On June 5th, residents of 880 Danells Drive, were delighted to host volunteers from the Bank of Montreal. All the outside windows of the building were washed through “The Day of Caring”, offered by the United Way. Our BMO volunteer team consisted of Nancy, A.J., and Kevin. These three volunteers were outstanding and cleaned and scrubbed until every window glistened. They even cleaned the outside windows on the downstairs doors. Nancy, A.J. and Kevin were so warm and friendly, they really put CARING into our day. We all enjoyed meeting them and hope we get them again next year when we submit a request for a volunteer team. A huge thanks to both the United Way and Team BMO from very happy and satisfied residents of 880 Danells Drive.

The Westside P.A.C.T is proud to team up with other community partners to promote safety in our community. We have also connected with a local convenience store (Ludlow Variety), to reward children who are seen wearing their helmets while skateboarding, bike riding etc., to get a coupon for a free popsicle. Children who do not have a helmet may be issued a “ticket” which they Pictured above: Charlie wearing his can exchange at the Wellhelmet ness Center for a properly (Photo courtesy of Patti Kelly) fitted helmet. Westside P.A.C.T. is hosting a walking club to help residents connect with their neighbours and get out and walk in a group together promoting safety and physical activity.

Square Foot Gardening At Danells Drive Drivey Wendy Coughlin

By Wendy Coughlin Gardening residents of Danells Drive were visited by Amy Cleveland from Halifax Seed. Amy presented an informative seminar on the benefits of square foot gardening. Amy explained in detail how this method would give a greater yield from a limited space as opposed to planting in rows. She brought planting charts with her explaining how many seeds to plant for each crop in each area. She also explained that it was essential to measure off and mark each one foot space both by width and length of the area being planted and then grid off these areas with string or twine. The number of seeds or transplants you place in each square depends on what you want to grow. We would like to thank both Amy and Halifax Seed for the presentation and the lovely plants and seeds that they donated to the gardeners at Danells Drive. Our bedding boxes have been gridded off and all plants and seeds put to good use.

Dorothy Shephard MLA Saint John Lancaster

West Neighbourhood Contacts

640 Manawagonish Road Saint John, NB E2M 3W5 Constituency Office is located at side of building facing Church

Jill Roberts: 674-4307 120 Market Place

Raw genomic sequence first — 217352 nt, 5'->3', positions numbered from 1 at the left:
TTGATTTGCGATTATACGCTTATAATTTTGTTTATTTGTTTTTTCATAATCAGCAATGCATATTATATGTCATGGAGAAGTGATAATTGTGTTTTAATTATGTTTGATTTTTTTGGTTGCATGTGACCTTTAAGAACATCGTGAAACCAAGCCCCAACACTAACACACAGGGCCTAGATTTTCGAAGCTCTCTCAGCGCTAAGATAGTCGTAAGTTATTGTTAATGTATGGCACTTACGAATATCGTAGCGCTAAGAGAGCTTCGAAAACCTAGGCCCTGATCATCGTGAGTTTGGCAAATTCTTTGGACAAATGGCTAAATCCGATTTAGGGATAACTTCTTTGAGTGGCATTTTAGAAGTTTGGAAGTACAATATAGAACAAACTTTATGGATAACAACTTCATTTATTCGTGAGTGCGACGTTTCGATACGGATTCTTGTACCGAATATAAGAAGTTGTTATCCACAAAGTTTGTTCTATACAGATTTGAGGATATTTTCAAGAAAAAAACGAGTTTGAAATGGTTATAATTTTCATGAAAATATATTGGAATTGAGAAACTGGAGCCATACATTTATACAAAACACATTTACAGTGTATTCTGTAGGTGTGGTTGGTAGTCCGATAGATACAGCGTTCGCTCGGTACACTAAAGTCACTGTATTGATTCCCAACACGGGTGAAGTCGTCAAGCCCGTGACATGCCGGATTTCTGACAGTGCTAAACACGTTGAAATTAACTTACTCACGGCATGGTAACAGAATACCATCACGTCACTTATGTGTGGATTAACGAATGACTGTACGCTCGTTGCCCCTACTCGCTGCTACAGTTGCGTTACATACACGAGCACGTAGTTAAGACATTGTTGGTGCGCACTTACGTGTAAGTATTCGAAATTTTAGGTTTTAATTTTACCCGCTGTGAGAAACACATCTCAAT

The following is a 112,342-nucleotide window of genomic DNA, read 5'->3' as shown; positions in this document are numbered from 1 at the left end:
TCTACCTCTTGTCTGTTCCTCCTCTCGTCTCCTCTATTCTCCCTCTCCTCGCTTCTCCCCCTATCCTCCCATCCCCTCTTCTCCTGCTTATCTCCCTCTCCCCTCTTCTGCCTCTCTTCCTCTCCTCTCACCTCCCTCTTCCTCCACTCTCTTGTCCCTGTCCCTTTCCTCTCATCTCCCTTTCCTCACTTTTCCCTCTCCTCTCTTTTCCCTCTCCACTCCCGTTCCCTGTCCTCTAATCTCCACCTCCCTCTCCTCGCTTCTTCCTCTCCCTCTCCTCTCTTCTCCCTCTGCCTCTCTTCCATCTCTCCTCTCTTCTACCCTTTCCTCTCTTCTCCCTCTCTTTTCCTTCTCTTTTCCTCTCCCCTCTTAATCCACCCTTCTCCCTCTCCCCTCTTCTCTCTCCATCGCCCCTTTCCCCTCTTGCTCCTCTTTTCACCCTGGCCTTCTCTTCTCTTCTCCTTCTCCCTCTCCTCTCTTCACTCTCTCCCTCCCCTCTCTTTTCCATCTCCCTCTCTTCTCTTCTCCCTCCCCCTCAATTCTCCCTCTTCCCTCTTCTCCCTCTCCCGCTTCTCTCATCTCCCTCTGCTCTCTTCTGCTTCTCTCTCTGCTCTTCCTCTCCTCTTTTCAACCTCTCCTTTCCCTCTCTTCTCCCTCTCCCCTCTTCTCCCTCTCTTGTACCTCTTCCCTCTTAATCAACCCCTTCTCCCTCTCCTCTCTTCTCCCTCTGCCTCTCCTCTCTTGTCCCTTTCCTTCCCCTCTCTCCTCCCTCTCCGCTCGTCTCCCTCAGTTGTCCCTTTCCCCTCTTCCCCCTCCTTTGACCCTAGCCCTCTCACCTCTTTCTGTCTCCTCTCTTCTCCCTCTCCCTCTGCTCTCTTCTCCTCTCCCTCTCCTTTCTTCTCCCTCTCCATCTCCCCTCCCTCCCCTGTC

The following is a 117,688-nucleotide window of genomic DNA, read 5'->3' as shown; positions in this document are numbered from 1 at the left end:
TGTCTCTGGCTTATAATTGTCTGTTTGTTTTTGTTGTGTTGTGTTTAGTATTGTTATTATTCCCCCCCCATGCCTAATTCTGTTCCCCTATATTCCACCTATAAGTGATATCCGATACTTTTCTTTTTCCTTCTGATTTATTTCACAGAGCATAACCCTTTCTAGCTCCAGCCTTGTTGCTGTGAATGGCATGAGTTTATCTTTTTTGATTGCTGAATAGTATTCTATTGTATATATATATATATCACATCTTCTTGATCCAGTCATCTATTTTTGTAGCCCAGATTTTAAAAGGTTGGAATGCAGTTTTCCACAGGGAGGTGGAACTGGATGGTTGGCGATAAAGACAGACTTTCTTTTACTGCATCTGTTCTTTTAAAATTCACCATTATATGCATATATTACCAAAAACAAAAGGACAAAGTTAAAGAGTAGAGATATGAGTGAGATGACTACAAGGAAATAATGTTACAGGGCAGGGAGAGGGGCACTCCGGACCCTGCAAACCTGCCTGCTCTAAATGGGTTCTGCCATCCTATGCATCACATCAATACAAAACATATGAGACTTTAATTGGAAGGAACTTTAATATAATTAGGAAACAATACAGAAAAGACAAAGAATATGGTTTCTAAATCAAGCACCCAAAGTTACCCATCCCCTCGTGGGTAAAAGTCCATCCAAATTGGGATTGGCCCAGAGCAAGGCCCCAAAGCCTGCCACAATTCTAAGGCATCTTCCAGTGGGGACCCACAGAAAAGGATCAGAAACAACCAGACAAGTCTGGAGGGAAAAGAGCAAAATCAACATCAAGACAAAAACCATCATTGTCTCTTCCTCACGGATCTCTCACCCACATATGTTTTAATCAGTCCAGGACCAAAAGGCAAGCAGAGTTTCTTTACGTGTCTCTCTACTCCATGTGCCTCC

Tel: (506) 643-2900 Fax: (506) 643-2999

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Pedestrian On Paddock Support TheLights Salvation Army

In Memory Of Our Friend Howie Robinson

By Linda Scott, for the Waterloo-Village Association We would like to thank the City of Saint John, with a special mention to Tim O’Reilly, for recognizing the need for pedestrian lights at the top of Paddock and Garden Streets. The lights are installed so that all four lights flash at once. It does not matter if you are coming up Garden Street, around a turn that puts you right on top of the intersection, or if you are coming up Paddock Street facing the sun on the horizon, you will see the lights. It was a dangerous intersection for both walkers and drivers. The lights are there for the protection of pedestrians. We would like to remind people to please use these lights properly. Once they become used properly on a regular basis, drivers will be more aware of those crossing the road and perhaps a bad accident will be avoided.

Cleaning Up The Grace Of God Garden

We, The members of the Thursday morning exercise class the A-team as Howie called us will miss Howie. Every Thursday morning Howie would greet us with a big smile and a kind word. He was our fitness instructor for about five years. He came to our senior’s building to give us our fitness class and arrived through all kinds of adverse weather! He never canceled a class! He made exercising easy and fun! We always had lots of laughs. He was so creative with his props as we used chairs, balls, broom handles, and bands. Howie was a hard worker, he enjoyed people and he loved his job! He was always so friendly, dedicated, and an active person who loved life. He was a true role model for us all. The city of Saint John and the YMCA lost a wonderful person. The A-team has lost a wonderful, friendly, hard working, dedicated person/ instructor. He will be hard to replace. Everyone who met him loved him. We will always remember him. So long, dear friend.